Tuesday, June 5, 2007

Good Bye London

Avi: Eighty-six carats.
Rosebud: Where?
Avi: London.
Rosebud: London?
Avi: London.
Avi's Colleague: London?
Avi: Yes, London. You know: fish, chips, cup 'o tea, bad food, worse weather, Mary Poppins... LONDON.

(From the Movie: Snatch)

London Gatwick Airport 11:25 AM, Monday May 28 - Last Hour in Europe

It’s still raining. I managed to get to London at one of the worst times – it hasn’t stopped raining since about an hour after I arrived. Now I’m just biding my time here at the airport – actually in time for once in my life. Sunday was another busy day of exploring London – this time I went with a literary theme.

First off I walked just down the road from the flat where I was staying to King’s Cross Station. I labored long and hard to find Platform 9 ¾ along with the other ten assembled tourists. Looks like I just missed Harry and Ron catching the Hogwarts Express.

Next it was to the center of all things literary in London at the British National Library. This may have been my favorite stop. On the first floor was a really cool exhibit of the books of Islam, Judaism, and Christianity including some very old sacred texts, a copy of the oldest known Quran, and several other landmarks.

Upstairs they had manuscripts from every famous author you can imagine, Dickens, Pope, the Bronte Sisters, and more. Also in the exhibit were original compositions by Mozart, Beethoven, and Chopin, also the original Principae Mathematicas as well as letters from Newton and Galileo. Shakespeare was well represented with his four known signatures – all of which look different giving rise to the legend he existed in name only.

The most legendary artifact in the museum was probably the Magna Carta. Thing is, there isn’t just one Magna Carta. In 1215 when it was signed, it was a simple political agreement not meant to have long-lasting repercussions. The king even had the pope annul it a few months later. So no one copy remains but the Museum had 2 of the 4 that were probably made in the subsequent months after the meeting.

Next stop was the Regents Gardens, I’m not sure the literary connection but it seemed perfect for Alice in Wonderland, and a Midsummer’s Night’s Dream is performed here at an outdoor theater. There is also a long canal and a boating lake.

Continuing with my literary theme, off to Sir Arthur Conan Doyle’s stomping grounds at 221 Baker Street. Sherlock wasn’t home, but I took a gander at some of his things. I also wandered down Baker street and just off Paddington Station. Next was a walk along the famous Oxford Street to Speaker’s Corner in Hyde Park. People gather at this spot to espouse whatever they may desire – most of the people I saw were Christian fanatics, but my favorite stand had to be the two guys with a sign that said FREE HUGS. That’s all, just free hugs.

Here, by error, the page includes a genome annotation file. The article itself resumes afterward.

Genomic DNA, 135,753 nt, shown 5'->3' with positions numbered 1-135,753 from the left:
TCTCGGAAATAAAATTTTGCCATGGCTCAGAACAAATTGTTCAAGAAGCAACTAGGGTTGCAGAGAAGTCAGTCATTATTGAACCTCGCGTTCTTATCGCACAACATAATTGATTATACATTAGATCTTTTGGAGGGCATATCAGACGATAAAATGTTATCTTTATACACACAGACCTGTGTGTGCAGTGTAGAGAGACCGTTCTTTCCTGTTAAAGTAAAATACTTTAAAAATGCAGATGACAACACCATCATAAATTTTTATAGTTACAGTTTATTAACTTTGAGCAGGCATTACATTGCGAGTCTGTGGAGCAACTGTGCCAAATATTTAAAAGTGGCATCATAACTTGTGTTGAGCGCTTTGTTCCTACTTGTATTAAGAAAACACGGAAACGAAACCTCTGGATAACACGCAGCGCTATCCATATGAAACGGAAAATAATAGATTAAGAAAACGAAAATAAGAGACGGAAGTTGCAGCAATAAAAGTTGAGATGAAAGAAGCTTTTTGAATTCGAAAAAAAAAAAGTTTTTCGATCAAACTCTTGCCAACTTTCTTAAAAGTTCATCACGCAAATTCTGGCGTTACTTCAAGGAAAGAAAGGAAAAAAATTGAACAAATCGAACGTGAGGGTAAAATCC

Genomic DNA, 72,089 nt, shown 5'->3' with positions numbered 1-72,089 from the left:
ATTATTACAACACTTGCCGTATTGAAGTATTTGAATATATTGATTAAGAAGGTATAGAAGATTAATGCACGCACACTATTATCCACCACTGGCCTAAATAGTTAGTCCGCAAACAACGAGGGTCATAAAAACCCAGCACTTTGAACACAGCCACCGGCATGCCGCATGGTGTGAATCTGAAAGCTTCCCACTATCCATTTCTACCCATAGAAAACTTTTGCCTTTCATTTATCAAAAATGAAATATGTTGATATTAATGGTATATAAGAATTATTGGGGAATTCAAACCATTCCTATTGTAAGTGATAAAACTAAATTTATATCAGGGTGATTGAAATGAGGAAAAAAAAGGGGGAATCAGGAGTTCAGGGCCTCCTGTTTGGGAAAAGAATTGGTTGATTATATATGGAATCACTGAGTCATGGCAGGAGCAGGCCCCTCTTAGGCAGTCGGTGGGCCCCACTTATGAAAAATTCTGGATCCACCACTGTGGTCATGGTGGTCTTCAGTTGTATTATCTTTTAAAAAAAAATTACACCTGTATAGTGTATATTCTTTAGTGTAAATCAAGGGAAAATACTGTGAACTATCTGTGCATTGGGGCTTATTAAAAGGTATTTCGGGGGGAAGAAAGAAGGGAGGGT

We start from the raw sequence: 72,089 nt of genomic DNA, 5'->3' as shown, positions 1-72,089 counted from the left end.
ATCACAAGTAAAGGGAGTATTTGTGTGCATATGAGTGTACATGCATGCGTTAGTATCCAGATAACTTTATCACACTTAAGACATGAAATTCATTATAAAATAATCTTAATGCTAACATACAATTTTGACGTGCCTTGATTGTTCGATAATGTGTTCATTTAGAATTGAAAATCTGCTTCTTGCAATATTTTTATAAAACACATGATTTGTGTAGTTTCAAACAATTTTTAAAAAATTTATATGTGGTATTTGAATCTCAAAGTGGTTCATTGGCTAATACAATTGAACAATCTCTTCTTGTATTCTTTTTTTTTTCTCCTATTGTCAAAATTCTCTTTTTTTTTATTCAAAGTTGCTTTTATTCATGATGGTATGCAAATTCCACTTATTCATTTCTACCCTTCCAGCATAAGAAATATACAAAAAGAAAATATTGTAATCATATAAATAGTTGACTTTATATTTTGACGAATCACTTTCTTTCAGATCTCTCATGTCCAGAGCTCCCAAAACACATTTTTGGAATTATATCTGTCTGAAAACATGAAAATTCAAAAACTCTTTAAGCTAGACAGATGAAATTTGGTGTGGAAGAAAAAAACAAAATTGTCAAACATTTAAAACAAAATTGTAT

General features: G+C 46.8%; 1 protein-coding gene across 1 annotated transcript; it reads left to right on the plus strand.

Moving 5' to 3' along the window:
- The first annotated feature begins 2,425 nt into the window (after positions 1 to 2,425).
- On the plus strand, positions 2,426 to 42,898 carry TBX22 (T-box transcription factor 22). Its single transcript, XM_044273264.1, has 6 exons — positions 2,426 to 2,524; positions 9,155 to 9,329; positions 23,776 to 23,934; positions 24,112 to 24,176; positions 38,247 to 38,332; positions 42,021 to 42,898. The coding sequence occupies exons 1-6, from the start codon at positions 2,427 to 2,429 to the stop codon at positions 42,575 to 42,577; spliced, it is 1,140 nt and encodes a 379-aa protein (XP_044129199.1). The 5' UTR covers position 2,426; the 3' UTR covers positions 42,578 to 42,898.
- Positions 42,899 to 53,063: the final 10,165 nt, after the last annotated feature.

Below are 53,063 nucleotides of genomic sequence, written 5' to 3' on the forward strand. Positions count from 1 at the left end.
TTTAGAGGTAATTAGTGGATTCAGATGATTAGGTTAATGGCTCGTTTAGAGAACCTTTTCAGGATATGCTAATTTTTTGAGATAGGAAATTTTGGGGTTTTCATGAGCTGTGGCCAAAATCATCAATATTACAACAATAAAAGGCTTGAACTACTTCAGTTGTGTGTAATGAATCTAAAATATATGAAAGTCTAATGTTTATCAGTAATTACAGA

A walk through the park brought me past Harrod’s Department Store which I stayed a safe distance from. Then on to the Natural History Museum to bring out the little kid in me. Wow was it crowded. I couldn’t even get inside to see the dinosaurs because there was a half hour wait. Maybe next time I make it to the city.

The Science center had a really cool exhibit on James Watt and some cool ships but rather than letting me see anything they kicked us out at 5:30 so that not a single person would be anywhere close to the museum entrance by closing time at 6. Well six pretty much means closing time for everything I wanted to see, so it was time to explore what outdoor London had to offer. I just wish it hadn’t of been raining so hard. I took a stroll around the Chelsea neighborhood seeing houses of all these famous literary figures I should know but don’t actually. I saw someone else on the same route who I’m pretty sure was taking the tour to make herself feel smarter.

Next it was a walk along the river, yes still in the rain. Made it up to Trafalgar Square to say good bye to Lord Nelson. Down the Strand over to “The Monument” which I thought would be a lot cooler than it was. Still though I had to venture on to London Bridge and get one last gaze of the Tower Bridge and its huge columns. By this time I was soaked through and through so I wasn’t too excited about waling home but sometimes you gotta power through. A walk past the Bank of England was en route. I walked in the door to the flat and just stripped down and stood under the warm shower for about 20 minutes.

Today I discovered how buses work. Rather than going up and down all the flights and stairs of the metro, I got a direct bus from outside the flat straight to the bus station. No stairs. All my stuff even made weight at the airport and I had enough money for some food. Sometimes things just work out.

Well this blog hasn’t been too exciting, but I’ll have some final thoughts in a bit.

No comments: